World markets traded positively in November as investors cheered the news of prospective Covid-19 vaccines by Pfizer-BioNTech and Moderna and their imminent rollout across the globe, with the S&P 500 and the Dow Jones clocking all-time highs. This news came in the wake of numerous countries, especially in Europe, re-imposing lockdown restrictions in a bid to arrest the second wave of infections. Joe Biden’s win in the much-anticipated US election showdown and the likelihood of a Brexit deal spurred the global markets.
The US employment rate dropped to 6.9% in October relative to market expectations of 7.7%. The US manufacturing PMI climbed to 56.7 in November, indicating a sharp expansion in factory activity since September 2014. Service PMI soared to 57.7 beating forecasts of 55.0 by a sizeable margin. The US’s annual inflation rate dropped marginally to 1.2% in October, below market expectations of 1.3%.
The Sarb kept the repo rate unchanged at 3.5%, suggesting that further quantitative easing was unlikely in the near term. The South African economy is expected to shrink by 8% in 2020, before rebounding by 3.5% in 2021 and 2.4% in 2022. South Africa’s third-quarter GDP spiked by a considerable 13.5% from previous troughs seen in the first and second quarter of 2020. Annualised GDP grew by 66.1%.
President Cyril Ramaphosa eased further certain lockdown restrictions which included the resumption of international flights and return to normalcy of alcohol trading hours. Meanwhile, due to the sudden spike in Covid-19 numbers pointing to a second wave, the president-imposed restrictions in identified hotspot areas such as Eastern Cape.
Moody’s and Fitch rating agencies downgraded SA’s sovereign credit rating further into junk status citing weakened fiscal strength over the mid-term and ballooning government debt. However, Standard & Poor maintained its crediting rating at BB- with a stable outlook.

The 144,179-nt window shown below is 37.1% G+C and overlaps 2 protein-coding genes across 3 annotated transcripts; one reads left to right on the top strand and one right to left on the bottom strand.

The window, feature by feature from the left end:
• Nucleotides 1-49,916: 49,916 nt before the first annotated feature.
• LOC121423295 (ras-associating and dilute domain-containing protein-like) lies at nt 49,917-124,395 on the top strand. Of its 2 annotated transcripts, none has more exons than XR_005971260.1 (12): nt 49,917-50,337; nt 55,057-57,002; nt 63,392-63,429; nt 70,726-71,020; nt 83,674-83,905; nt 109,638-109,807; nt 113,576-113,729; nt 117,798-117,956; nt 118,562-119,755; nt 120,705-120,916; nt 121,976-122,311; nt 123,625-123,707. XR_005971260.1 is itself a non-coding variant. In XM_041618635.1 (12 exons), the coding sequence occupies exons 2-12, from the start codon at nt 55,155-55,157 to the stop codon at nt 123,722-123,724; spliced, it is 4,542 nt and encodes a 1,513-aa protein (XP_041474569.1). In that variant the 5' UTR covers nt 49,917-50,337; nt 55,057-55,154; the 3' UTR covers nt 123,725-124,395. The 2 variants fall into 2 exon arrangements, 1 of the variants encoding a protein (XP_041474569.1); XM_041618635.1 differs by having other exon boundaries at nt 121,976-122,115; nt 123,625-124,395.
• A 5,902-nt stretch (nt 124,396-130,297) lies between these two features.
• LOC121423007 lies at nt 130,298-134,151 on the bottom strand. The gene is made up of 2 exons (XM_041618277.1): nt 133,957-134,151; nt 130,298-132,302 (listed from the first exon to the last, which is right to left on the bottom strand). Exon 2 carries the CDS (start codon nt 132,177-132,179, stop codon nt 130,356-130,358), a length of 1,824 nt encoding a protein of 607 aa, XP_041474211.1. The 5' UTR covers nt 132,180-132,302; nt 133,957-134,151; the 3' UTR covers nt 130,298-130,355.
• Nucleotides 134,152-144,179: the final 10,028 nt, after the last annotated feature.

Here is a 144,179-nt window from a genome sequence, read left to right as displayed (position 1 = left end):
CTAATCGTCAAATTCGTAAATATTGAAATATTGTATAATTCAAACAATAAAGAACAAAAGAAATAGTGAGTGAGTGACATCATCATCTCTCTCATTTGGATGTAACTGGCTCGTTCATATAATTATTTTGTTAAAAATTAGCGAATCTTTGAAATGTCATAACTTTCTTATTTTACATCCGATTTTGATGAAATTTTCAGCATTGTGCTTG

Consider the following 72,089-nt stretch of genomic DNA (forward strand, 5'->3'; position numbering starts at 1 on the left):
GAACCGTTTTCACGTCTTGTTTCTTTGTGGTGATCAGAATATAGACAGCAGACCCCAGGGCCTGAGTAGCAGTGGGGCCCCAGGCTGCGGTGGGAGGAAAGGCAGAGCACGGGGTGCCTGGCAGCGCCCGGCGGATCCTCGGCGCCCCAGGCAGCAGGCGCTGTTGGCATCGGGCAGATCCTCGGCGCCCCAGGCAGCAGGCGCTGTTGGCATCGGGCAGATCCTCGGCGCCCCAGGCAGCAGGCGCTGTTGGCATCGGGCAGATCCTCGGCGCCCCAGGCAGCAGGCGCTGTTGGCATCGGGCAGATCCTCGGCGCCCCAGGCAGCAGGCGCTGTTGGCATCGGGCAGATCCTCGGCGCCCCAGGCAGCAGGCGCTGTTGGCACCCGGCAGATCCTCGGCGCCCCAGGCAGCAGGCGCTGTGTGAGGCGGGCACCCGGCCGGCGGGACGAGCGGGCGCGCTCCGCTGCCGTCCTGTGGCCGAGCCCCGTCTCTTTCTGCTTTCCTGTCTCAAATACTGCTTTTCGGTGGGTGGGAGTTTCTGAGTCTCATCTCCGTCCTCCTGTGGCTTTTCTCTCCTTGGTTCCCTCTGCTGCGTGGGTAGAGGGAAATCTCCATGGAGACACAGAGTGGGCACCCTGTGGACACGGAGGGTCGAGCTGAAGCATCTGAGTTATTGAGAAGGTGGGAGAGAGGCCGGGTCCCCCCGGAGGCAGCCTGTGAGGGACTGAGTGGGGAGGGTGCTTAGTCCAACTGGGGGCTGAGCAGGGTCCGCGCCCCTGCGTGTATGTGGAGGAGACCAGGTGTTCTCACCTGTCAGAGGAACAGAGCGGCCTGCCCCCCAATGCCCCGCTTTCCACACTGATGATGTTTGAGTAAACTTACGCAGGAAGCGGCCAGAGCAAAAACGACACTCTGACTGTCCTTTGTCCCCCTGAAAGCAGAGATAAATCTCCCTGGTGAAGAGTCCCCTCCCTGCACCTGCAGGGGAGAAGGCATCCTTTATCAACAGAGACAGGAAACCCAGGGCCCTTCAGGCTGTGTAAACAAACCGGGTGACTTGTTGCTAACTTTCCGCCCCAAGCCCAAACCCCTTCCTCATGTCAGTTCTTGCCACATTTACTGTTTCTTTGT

The rand benefited the most from a weakened US dollar, gaining 5.8%, 2.6% against the pound sterling and 3.3% versus the euro. This strengthening saw the rand maintaining a firmer R15 to R15.50 a dollar after a peak of R19.08 in the middle of the pandemic in April.
Mining production fell 2.8 y/y in September, marking the seventh consecutive month of declines in mining activity. PMI data showed that South Africa’s private sector activity expanded for the first time in 18 months in October, thanks to the relaxation of lockdown restrictions, while CPI rose to a seven-month high of 3.3% in October, above market expectations of 3.1%, but still far below 4.6% posted in February before the start of lockdown restrictions.
The FTSE/JSE ALSI returned 10.5% in November, however year-to-date the index yielded 3.24%. Industrials delivered 8.0%, listed property (SAPY index) returned 17.5%, financials 17.1% and resources 10.9%. In the fixed-income securities, SA bonds yielded 3.3% (as measured by the FTSE/JSE All Bond Index), while SA inflation-linked bonds returned 2.0% and cash (as measured by the STeFI Composite) delivered 0.3%.
- Covid-19 vaccines spurred the markets;
- Repo rate unchanged at 3.50%;
- Rating agencies downgrade SA further into junk status;
- Rand firmer against major currencies;
- ALSI returned 10.54% for the period;
- Third-quarter GDP spiked by 13.5%.